Andrew Vine: Young turned off politics by these childish insults

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TOMORROW marks 50 days until the General Election, and it will be both wearyingly and predictably fractious.

It is, of course Budget day, and the House of Commons will be in more frantic uproar than usual throughout Prime Minister’s Questions and then the Chancellor’s statement.

The looming poll guarantees that, just as we can be certain that this last 
great set-piece of the Parliament is 
likely to bring out the worst yah-boo tendencies and the lowest blows on all sides, a prospect that makes me groan 
in despair.

I’m not alone in this. I know a couple of first-time voters, just weeks past their 18th birthdays, who will groan as well at the sight and sound of formidably intelligent men who would run the country for the next five years turning puce and hoarse as they bellow insults 
at each other.

Such behaviour would not be tolerated for a second in schools. Yet it’s a hallmark not just of Parliament, but of the unfolding election campaign, that 
these young voters are completely 
turned off by it.

That’s because it is completely at odds with their outlook. In 50 days time, they will go in to the polling booth to cast their votes, not for a tide of political negativity, but with optimism and hope.

For them, the coming five years are not about grasping and holding power against the most uncertain of political backdrops, as it is in the cauldron of the House of Commons, but about embarking on one of the most crucial periods of 
their lives.

Those years will see them take exams, go through university, hopefully gain excellent degrees and as a result begin fulfilling and rewarding careers. How they vote depends not on name-calling, but on which potential Government 
gives them the best chance of achieving their goals.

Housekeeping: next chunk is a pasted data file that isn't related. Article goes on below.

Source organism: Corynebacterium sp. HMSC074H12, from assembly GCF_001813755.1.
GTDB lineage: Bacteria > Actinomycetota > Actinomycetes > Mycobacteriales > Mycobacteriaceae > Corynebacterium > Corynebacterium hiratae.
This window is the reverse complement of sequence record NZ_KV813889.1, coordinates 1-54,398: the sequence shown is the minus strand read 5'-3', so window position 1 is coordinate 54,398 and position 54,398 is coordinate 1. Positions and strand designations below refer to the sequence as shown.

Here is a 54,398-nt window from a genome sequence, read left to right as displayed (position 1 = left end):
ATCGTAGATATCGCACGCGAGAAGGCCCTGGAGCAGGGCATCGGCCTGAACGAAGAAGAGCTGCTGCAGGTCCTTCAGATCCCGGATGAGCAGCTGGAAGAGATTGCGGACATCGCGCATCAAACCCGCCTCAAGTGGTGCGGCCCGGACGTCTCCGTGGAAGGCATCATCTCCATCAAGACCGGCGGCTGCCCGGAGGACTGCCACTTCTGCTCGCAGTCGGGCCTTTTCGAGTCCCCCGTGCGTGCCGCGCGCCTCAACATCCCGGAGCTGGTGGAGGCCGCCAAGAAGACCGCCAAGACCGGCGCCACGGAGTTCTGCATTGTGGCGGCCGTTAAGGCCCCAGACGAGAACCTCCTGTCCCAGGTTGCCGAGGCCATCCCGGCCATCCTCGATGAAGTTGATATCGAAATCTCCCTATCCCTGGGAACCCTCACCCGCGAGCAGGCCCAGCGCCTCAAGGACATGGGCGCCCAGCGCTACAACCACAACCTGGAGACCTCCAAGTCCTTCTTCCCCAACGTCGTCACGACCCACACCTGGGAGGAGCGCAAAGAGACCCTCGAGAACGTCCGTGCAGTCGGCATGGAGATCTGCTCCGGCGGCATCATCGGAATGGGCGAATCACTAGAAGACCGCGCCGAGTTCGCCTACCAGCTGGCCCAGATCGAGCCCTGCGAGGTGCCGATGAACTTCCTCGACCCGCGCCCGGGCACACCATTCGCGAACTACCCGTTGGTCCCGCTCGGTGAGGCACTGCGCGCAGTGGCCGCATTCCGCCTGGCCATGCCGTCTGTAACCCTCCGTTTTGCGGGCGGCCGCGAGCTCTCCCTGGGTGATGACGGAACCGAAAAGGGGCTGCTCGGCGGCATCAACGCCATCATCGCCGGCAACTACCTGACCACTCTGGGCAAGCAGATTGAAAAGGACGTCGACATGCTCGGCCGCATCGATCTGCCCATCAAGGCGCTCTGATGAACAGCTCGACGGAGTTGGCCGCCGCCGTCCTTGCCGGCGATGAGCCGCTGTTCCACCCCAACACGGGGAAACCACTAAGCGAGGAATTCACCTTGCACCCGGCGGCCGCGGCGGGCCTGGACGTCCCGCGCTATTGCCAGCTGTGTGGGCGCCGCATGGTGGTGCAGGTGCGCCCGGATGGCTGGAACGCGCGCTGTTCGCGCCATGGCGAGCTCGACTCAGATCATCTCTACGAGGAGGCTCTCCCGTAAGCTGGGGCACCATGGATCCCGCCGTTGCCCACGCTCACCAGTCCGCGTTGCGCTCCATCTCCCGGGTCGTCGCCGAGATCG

Young as they are, they want reasoned debate, answers to questions, vision and strategy, not personal abuse or slogans repeated so relentlessly that they become white noise and cease to carry any meaning.

But they’re not getting what they want, any more than the rest of us who have been voting dutifully for decades.

Instead, we appear to be sinking into an unedifying, unpleasant and off-putting round of negative campaigning based on personal attacks that plays right into the hands of those nihilists who urge the electorate not to vote because politicians of every stripe are a shifty bunch not to be trusted.

In place of enlightenment, we’re being given mockery. Fear of the unknown is being substituted for hope. Character assassination is offered rather than debate about policy.

One of the young voters was particularly turned off by the Conservative viral advertising campaign which popped up when she was watching YouTube. It’s the one where Ed Miliband is pictured with his arm around Alex Salmond outside 10 Downing Street.

The point it makes about the risk of 
the militantly separatist Scottish National Party holding undue influence over 
the fate of the United Kingdom is a politically valid one.

What was not valid, and deeply off-putting, was the depiction of Ed Miliband, designed to be as unflattering as possible with the aim of making him a figure of ridicule. A poster making the same political point that shows a tiny Mr Miliband in Mr Salmond’s jacket pocket is deliberately framed to belittle and imply dishonesty.

This is just dirty tricks, kicking the man, not debating the politics. Doubtless as the campaign progresses, Labour will even the score with personal attacks on David Cameron, demonstrating that two wrongs don’t make a right.

We’ve been here before, of course. The run-up to the Labour landslide of 1997 was disfigured by the disturbingly unpleasant poster of Tony Blair with red, demonic eyes, which if nothing else proved that such destructively negative campaigning can be counter-productive.

There’s a danger that this negativity is propelling us towards the sort of campaigning long commonplace in the United States.

No blow is too low to aim, nor any aspect of personal or professional life off-limits. Fortunes are spent on broadcast advertising explicitly aimed at destroying reputations.

The willingness of our politicians to get nastily personal suggests that only Britain’s tighter rules on electoral advertising stop that happening here.

It isn’t too late to stem the tide of negativity. In the next 50 days, the parties could look towards our 18-year-old voters and raise their eyes towards positive campaigning instead of grubbing about in gutter politics.

We face the tightest, most unpredictable election since the upheavals of the two polls of 1974, with possibly profound consequences for our country. Were it to be settled by insults and personal abuse instead of rational debate, that would be a shameful stain on the record of every political party that engaged in such tactics.